Israeli Film 101, Or Why I Have Finally Joined Netflix
First, the Jewish Book Council lured me into opening a Twitter account–against my better, time-preserving judgment–so that I could participate in its online book club/discussions (the next one of which, featuring Julie Orringer and her amazing novel, The Invisible Bridge, happens to be taking place today at 12:30 p.m. EST).
But at least Twitter doesn’t cost anything. Now, thanks to my recent trip to Israel, I’ve finally succumbed and joined Netflix. Which does cost something (beyond time).
Here’s what happened: One warm Jerusalem afternoon, our group meandered over to the Hebrew Union College campus for what was billed as a session with an Israeli screenwriter and film critic. That gathering proved to be one of the highlights of the trip.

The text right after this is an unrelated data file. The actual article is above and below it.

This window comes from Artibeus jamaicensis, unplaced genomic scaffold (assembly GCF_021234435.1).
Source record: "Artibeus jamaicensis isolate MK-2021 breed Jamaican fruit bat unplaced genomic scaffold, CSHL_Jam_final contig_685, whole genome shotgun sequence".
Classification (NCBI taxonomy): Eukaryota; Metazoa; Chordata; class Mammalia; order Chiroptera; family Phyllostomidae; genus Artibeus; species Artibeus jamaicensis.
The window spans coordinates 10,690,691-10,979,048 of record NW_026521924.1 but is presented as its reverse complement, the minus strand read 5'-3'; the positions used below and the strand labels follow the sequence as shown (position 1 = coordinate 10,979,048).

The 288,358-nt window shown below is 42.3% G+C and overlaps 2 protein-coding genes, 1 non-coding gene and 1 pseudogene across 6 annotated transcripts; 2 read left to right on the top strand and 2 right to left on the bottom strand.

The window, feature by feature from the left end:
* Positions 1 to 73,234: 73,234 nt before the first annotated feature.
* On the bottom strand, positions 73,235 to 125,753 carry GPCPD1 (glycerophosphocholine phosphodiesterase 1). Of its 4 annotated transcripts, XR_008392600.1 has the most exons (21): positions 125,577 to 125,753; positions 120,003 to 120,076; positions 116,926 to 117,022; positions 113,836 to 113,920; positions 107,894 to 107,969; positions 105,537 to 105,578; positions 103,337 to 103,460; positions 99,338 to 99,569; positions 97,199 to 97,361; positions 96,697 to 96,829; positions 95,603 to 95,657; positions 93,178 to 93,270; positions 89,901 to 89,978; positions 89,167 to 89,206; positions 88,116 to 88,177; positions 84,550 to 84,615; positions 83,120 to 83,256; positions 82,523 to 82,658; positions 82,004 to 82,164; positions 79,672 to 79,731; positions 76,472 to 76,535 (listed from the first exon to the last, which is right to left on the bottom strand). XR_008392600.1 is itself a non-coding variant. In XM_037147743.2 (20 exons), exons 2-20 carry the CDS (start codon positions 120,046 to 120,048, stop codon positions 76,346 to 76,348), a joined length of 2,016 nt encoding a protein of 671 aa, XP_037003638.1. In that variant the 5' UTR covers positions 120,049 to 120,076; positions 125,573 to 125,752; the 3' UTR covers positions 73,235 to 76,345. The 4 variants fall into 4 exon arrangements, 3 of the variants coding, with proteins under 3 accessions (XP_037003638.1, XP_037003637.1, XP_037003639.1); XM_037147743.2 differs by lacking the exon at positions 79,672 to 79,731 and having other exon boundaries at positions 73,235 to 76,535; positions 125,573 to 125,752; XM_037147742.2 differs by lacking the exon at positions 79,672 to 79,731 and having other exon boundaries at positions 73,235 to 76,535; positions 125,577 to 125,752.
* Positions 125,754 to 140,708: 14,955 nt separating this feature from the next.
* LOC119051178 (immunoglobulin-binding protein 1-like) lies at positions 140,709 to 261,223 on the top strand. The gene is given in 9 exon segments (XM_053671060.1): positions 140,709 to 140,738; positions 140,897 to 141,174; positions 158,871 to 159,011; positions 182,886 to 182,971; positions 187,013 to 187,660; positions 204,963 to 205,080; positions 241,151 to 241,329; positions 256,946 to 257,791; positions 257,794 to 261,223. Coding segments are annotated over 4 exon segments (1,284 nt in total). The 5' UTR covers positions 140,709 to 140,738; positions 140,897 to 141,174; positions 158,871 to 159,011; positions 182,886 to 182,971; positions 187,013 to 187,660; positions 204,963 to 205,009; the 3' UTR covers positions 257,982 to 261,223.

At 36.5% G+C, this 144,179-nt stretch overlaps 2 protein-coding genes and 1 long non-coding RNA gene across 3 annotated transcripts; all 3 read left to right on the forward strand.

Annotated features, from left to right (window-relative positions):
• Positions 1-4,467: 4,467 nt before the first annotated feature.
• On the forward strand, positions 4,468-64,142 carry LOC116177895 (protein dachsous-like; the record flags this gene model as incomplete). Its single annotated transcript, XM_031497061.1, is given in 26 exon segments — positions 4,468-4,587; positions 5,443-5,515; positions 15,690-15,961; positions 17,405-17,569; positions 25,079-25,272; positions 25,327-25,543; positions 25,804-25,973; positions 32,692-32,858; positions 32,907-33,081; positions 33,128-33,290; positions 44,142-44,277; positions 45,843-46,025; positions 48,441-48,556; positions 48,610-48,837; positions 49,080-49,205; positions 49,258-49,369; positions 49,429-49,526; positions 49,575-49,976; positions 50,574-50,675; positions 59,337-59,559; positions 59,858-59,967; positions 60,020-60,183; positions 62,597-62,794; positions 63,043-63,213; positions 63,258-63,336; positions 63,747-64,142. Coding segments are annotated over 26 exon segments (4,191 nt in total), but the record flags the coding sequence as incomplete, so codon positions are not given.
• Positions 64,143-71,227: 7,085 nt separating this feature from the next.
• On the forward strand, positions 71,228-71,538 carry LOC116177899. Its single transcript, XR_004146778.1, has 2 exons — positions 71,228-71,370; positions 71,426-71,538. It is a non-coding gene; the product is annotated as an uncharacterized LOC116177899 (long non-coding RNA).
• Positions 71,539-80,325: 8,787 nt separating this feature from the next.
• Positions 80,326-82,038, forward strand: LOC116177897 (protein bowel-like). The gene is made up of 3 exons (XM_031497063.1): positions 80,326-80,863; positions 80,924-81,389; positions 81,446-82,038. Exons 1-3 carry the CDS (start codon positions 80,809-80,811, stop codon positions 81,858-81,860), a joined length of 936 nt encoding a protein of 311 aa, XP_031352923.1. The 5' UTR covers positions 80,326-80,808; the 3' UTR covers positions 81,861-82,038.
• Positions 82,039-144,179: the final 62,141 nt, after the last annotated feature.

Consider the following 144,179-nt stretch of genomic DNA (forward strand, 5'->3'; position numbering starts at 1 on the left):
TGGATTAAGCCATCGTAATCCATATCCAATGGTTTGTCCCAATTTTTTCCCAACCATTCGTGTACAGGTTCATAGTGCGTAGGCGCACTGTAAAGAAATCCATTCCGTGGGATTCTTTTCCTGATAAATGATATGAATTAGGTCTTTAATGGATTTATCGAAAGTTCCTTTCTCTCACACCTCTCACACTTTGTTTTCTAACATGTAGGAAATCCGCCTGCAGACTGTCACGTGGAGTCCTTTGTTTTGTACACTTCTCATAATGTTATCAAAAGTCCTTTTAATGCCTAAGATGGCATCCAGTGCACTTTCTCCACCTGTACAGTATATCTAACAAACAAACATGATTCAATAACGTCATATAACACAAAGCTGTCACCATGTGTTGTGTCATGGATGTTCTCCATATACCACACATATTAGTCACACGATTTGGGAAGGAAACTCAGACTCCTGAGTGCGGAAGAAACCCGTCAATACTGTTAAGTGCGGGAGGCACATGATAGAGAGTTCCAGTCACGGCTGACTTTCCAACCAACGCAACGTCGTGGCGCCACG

The screenwriter/critic, Galit Roichman, contextualized and presented clips from three Israeli films: Walk on Water (2004), Turn Left at the End of the World (2004), and The Band’s Visit (2007).
Suffice to say that I wished we could have stayed hours longer, to watch all three films in their entirety and to get more recommendations from the presenter (she has promised to assemble a list and forward it to our trip organizers, and I’m going to follow up on that). I knew I’d have to see those films somehow, so once my suitcases were unpacked and my jet lag had abated, I finally gave in and opened a Netflix acount.
The first film listed on my queue, Netflix promises, will arrive today. (It’s Walk on Water.) Meantime, anyone else want to suggest some Israeli films for me to view?